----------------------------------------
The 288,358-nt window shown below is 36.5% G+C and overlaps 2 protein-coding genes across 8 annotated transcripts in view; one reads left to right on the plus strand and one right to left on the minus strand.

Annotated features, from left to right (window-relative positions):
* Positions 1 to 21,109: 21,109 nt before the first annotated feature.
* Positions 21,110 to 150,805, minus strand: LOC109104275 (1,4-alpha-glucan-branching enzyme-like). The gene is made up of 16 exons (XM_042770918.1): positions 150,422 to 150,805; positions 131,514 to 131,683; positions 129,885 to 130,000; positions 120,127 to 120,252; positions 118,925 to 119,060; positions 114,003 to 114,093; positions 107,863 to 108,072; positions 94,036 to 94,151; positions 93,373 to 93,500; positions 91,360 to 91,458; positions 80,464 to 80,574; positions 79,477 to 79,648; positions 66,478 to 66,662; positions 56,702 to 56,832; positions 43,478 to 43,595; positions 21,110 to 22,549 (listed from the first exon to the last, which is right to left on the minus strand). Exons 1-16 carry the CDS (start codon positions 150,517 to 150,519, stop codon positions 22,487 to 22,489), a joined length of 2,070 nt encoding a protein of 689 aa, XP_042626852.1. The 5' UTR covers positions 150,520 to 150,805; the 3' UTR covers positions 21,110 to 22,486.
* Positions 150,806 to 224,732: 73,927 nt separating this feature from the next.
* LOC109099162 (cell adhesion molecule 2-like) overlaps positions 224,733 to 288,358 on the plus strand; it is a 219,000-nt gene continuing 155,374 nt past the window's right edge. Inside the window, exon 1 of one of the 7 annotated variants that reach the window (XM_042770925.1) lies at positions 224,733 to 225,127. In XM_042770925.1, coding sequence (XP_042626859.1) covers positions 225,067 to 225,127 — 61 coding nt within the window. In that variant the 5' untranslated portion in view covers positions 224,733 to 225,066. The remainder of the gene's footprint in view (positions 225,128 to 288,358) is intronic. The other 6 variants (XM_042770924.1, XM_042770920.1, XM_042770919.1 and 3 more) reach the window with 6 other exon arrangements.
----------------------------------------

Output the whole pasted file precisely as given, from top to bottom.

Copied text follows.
The 288,358-nt window shown below is 36.5% G+C and overlaps 2 protein-coding genes across 8 annotated transcripts in view; one reads left to right on the plus strand and one right to left on the minus strand.

Annotated features, from left to right (window-relative positions):
* Positions 1 to 21,109: 21,109 nt before the first annotated feature.
* Positions 21,110 to 150,805, minus strand: LOC109104275 (1,4-alpha-glucan-branching enzyme-like). The gene is made up of 16 exons (XM_042770918.1): positions 150,422 to 150,805; positions 131,514 to 131,683; positions 129,885 to 130,000; positions 120,127 to 120,252; positions 118,925 to 119,060; positions 114,003 to 114,093; positions 107,863 to 108,072; positions 94,036 to 94,151; positions 93,373 to 93,500; positions 91,360 to 91,458; positions 80,464 to 80,574; positions 79,477 to 79,648; positions 66,478 to 66,662; positions 56,702 to 56,832; positions 43,478 to 43,595; positions 21,110 to 22,549 (listed from the first exon to the last, which is right to left on the minus strand). Exons 1-16 carry the CDS (start codon positions 150,517 to 150,519, stop codon positions 22,487 to 22,489), a joined length of 2,070 nt encoding a protein of 689 aa, XP_042626852.1. The 5' UTR covers positions 150,520 to 150,805; the 3' UTR covers positions 21,110 to 22,486.
* Positions 150,806 to 224,732: 73,927 nt separating this feature from the next.
* LOC109099162 (cell adhesion molecule 2-like) overlaps positions 224,733 to 288,358 on the plus strand; it is a 219,000-nt gene continuing 155,374 nt past the window's right edge. Inside the window, exon 1 of one of the 7 annotated variants that reach the window (XM_042770925.1) lies at positions 224,733 to 225,127. In XM_042770925.1, coding sequence (XP_042626859.1) covers positions 225,067 to 225,127 — 61 coding nt within the window. In that variant the 5' untranslated portion in view covers positions 224,733 to 225,066. The remainder of the gene's footprint in view (positions 225,128 to 288,358) is intronic. The other 6 variants (XM_042770924.1, XM_042770920.1, XM_042770919.1 and 3 more) reach the window with 6 other exon arrangements.